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Johnson & Johnson's One-Dose COVID Vaccine Promising in Early Trial


HealthDay News
Updated: Jan 13th 2021

new article illustration

WEDNESDAY, Jan. 13, 2021 -- A single-shot COVID-19 vaccine from Johnson & Johnson has shown very strong results in early clinical trials, potentially providing a significant boost to U.S. vaccination efforts.

The vaccine produced an immune response of all 805 clinical trial participants within two months of inoculation, according to results published Jan. 13 in the New England Journal of Medicine.

The data "are encouraging in that they show robust generation of neutralizing antibody after a single dose in a younger population and in a population older than 65 years old, and because these responses persisted for at least 71 days," said Dr. Andrew Badley, director of the Mayo Clinic's HIV Immunology Laboratory in Rochester, Minn.

Efforts to distribute the two currently approved vaccines from Pfizer and Moderna have run into logjams, partially because the vaccines require extreme refrigeration and people have to receive two doses to achieve immunity.

"It certainly would be very helpful, having one dose instead of two," said Dr. Aaron Glatt, chair of the department of medicine and a hospital epidemiologist at Mount Sinai South Nassau Hospital in Oceanside, N.Y. "A lot of the logistical problems is getting that second dose, plus it takes a dose away from someone else. If you only have to give one dose, that would be great."

The Johnson & Johnson vaccine also would be hardier than either of the already approved vaccines because it relies on DNA technology rather than messenger RNA to prompt an immune system response.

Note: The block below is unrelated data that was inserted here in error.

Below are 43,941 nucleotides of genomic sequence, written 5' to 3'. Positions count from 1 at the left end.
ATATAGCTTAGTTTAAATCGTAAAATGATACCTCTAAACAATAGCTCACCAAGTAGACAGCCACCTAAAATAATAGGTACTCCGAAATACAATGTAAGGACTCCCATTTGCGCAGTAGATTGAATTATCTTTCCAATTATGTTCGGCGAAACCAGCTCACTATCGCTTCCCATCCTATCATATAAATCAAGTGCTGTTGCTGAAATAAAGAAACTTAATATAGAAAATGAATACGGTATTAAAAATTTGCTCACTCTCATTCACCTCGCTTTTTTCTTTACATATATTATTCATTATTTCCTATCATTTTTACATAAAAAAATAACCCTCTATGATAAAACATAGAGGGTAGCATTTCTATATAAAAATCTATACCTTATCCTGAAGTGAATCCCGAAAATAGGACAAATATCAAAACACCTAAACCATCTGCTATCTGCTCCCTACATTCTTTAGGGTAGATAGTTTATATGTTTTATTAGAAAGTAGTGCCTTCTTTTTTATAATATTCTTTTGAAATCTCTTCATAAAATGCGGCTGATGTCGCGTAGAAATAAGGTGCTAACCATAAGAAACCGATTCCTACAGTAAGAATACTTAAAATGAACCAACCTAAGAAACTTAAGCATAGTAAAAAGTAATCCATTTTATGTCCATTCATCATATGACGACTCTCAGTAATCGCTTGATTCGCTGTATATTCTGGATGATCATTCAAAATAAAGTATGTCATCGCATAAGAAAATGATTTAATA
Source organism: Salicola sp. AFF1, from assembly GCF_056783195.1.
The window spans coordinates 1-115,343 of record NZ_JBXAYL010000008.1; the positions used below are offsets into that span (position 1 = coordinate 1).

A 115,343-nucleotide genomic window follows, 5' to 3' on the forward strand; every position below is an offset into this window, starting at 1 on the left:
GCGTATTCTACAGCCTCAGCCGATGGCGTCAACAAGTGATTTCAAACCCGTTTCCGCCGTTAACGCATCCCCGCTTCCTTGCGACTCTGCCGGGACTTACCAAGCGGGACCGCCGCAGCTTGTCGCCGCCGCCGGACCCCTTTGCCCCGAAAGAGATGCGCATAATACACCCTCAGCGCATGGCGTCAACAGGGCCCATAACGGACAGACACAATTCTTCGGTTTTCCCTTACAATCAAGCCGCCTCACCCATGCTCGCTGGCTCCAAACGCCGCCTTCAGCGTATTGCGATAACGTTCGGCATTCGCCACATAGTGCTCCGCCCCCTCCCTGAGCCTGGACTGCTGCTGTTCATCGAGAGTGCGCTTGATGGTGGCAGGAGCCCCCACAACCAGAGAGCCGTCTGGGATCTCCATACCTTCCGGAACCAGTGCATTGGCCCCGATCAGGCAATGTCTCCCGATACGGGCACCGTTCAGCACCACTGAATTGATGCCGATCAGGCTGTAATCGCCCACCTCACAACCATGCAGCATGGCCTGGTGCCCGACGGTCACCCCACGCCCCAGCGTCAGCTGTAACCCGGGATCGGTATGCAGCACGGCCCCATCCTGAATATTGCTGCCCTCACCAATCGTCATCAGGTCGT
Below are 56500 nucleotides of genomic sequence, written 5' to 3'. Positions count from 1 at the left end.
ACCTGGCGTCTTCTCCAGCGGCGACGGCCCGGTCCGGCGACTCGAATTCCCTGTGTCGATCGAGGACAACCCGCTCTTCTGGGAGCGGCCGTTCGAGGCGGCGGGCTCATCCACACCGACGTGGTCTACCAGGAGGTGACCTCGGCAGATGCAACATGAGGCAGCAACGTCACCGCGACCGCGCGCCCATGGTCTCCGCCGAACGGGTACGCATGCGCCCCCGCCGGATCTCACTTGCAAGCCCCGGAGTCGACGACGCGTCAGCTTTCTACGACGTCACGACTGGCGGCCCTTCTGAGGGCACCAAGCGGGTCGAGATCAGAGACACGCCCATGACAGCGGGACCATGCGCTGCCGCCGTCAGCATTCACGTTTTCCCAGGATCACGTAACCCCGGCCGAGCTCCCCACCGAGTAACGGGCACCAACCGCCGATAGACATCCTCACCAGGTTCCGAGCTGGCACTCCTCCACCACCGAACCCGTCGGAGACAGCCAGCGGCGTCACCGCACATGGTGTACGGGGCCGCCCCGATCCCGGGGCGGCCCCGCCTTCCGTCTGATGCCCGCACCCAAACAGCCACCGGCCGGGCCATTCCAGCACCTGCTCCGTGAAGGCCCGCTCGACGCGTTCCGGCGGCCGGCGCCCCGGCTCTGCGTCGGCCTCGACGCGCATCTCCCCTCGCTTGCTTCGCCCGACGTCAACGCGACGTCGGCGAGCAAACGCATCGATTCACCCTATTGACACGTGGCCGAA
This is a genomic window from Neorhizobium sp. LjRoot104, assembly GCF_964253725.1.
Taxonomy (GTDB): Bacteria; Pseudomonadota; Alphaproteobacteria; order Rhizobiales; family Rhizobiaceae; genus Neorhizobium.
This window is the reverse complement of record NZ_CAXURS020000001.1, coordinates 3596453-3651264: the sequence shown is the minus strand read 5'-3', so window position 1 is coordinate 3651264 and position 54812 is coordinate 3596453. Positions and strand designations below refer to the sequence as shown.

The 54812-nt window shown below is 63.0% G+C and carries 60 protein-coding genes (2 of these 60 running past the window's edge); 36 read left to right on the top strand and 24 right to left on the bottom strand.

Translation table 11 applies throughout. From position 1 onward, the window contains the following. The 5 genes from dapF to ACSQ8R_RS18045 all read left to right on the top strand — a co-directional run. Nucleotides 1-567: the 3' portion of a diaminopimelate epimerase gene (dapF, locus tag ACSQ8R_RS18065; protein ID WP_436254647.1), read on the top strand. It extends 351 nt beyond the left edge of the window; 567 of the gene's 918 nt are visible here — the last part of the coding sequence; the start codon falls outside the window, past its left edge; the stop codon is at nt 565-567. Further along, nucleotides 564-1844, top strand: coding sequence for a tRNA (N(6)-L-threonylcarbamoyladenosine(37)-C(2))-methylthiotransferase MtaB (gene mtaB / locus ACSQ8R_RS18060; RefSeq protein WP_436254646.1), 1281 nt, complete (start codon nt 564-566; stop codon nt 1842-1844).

The new vaccine is made up of a deactivated cold virus into which scientists cut-and-paste a genetic version of the "spike" protein used by the coronavirus to infect cells. The immune system recognizes the incomplete and harmless coronavirus protein as an invader and mounts a response, learning how to ward off any future infections from the actual coronavirus.

The Pfizer and Moderna vaccines rely on mRNA technology that works in much the same way, but delivers the genetic coding in an oily bubble that requires freezing temperatures and delicate handling.

The new vaccine remains stable for a time in the refrigerator. "Longer-term, this can be stored in just a regular freezer like you have in your kitchen, at that temperature," Dr. Thaddeus Stappenbeck, chair of the Department of Inflammation and Immunity at the Cleveland Clinic's Lerner Research Institute, said of the experimental vaccine. "But it's actually fine for several days, for extended periods of time, refrigerated."

The latest results from phase 1-2a trials of the Johnson & Johnson vaccine involved 805 participants in two groups, one featuring folks aged 18 to 55 and the other 65 and older.

More than 90% of participants mounted an immune response within a month, and all had levels of neutralizing antibodies by day 57.

A second dose of the vaccine more than doubled the amounts of neutralizing antibodies, the results showed.